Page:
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Ribs Formed by Prolene Mesh, Bone Cement, and Muscle Flaps Successfully Repair Chest Abdominal Wall Defects after Tumor Resection

A Long-term Study

Fang, Li; Chen, Yue-Jun; Wu, Guan-Yu; Zou, Qiu-Yi; Wang, Zhi-Gang; Zhu, Guang; Hu, Xing-Ming; Zhou, Bin; Tang, Yi; Xiao, Gao-Ming

doi: 10.4103/0366-6999.207473

Department of Thoracic Surgery, The Affiliated Cancer Hospital of Xiangya School of Medicine, Central South University, Changsha, Hunan 410013, China

Address for correspondence: Dr. Gao-Ming Xiao, Department of Thoracic Surgery, The Affiliated Cancer Hospital of Xiangya School of Medicine, Central South University, Changsha, Hunan 410013, China E-Mail:

Received February 19, 2017

To the Editor: Chest abdominal wall defects are usually the result of tumor resection, infection, radiation, or trauma. Chest abdominal wall neoplasms are classified as primary, locally invading, or metastatic. The most common primary malignancies in the chest wall are the soft tissue and bone sarcomas.[1] In most patients, the operations of the following defect locations are at the risk of herniation or paradoxical breathing postsurgery: total or subtotal sternal resection including several ribs bilaterally or high lateral resection (more than 3–4 ribs). In these cases, patients are prone to develop respiratory problems, if the stability is not adequate as early as during the immediate postoperative period.[2]

Here, a new method of forming ribs by Prolene mesh, bone cement, and muscle flaps and improvements in intensive care and rehabilitation is documented to lead to acceptable morbidity and mortality rates. From January 2005 to September 2005, our hospital treated six patients of the huge chest wall under part tumor, which caused part of the defects in the chest, abdominal wall, and diaphragm muscle. We used ribs made by “prolene” mesh and bone cement to repair the bony defect, and further covered the defect with the latissimus dorsi muscle and gastrocolic omentum. This method obtained a satisfying effect.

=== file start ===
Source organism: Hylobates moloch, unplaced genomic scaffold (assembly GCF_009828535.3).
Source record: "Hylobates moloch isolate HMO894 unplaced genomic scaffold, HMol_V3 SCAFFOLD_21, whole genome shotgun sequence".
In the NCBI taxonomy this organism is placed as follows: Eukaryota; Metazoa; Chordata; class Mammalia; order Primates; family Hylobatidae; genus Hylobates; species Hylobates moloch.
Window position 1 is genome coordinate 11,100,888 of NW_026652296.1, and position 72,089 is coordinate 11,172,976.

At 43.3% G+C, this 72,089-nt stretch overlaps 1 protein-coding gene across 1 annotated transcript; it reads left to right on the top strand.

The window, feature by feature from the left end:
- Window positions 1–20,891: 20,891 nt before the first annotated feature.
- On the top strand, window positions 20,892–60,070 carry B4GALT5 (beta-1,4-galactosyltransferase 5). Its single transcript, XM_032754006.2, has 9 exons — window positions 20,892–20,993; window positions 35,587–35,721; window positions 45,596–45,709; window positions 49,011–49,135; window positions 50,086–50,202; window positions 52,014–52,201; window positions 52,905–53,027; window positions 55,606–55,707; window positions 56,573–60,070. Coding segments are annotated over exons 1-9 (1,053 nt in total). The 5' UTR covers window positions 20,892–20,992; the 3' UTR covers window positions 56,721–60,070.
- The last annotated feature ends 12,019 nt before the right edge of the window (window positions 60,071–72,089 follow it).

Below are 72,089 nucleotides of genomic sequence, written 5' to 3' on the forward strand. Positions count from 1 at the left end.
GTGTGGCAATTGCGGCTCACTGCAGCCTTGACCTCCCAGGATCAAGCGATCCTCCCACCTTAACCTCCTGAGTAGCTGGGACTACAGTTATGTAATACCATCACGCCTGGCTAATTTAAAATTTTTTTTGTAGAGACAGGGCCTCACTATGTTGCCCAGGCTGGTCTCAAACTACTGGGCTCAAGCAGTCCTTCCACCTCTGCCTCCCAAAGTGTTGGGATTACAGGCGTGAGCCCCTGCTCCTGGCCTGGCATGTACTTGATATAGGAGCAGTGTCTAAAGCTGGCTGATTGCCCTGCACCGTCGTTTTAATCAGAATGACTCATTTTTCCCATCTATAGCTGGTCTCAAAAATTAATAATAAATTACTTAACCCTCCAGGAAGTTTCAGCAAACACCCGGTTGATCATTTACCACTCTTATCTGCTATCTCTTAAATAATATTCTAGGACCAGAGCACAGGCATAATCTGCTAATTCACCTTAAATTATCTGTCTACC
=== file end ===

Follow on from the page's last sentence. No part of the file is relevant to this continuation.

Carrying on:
Five cases had no obvious skin invaded and canker, one case of skin was invaded by tumor. In five cases defects ranges were between 20 and 30 cm, in one case between 30 and 40 cm. The sternum, bilateral cartilage and part of costal as well as costal arch were resected in one case, eight costal were resected in part in one case, six costa were resected in part in three cases, and five costal were resected in part in one case. In all of the six cases, the operation caused part of a defect in the thoracoabdominal wall and diaphragm muscle. Postoperative pathological diagnosis showed that five cases were ribs chondrosarcoma and one case was fusicellular tumor. Surgical margins of five cases had no residual tumor cells. One case lived 14 months accepting postoperative radiotherapy because the first lumbar vertebral body was invaded by tumor and had some tumor tissues under microscope. All the other cases survived, among them the majority lived for 7 years.

We cut open the skin 3 cm away from the tumor edge, if the skin was not invaded. We removed a small number of the skin and then removed the tumor at the 3–5 cm distance, including the attached muscles (serratus anterior and latissimus dorsi), the normal costa around the tumor, a part of the diaphragm, the adhesive lung, a part of the external oblique muscle and of the internal oblique muscle. After the en bloc resection of the chest wall under part tumor, we inspected several organizations around the incisal edge. If the result was negative, we decided the necessity of the costa reconstruction according to the chest wall defect situation. If there was a need to perform a costa reconstruction, we would first repair the chest wall.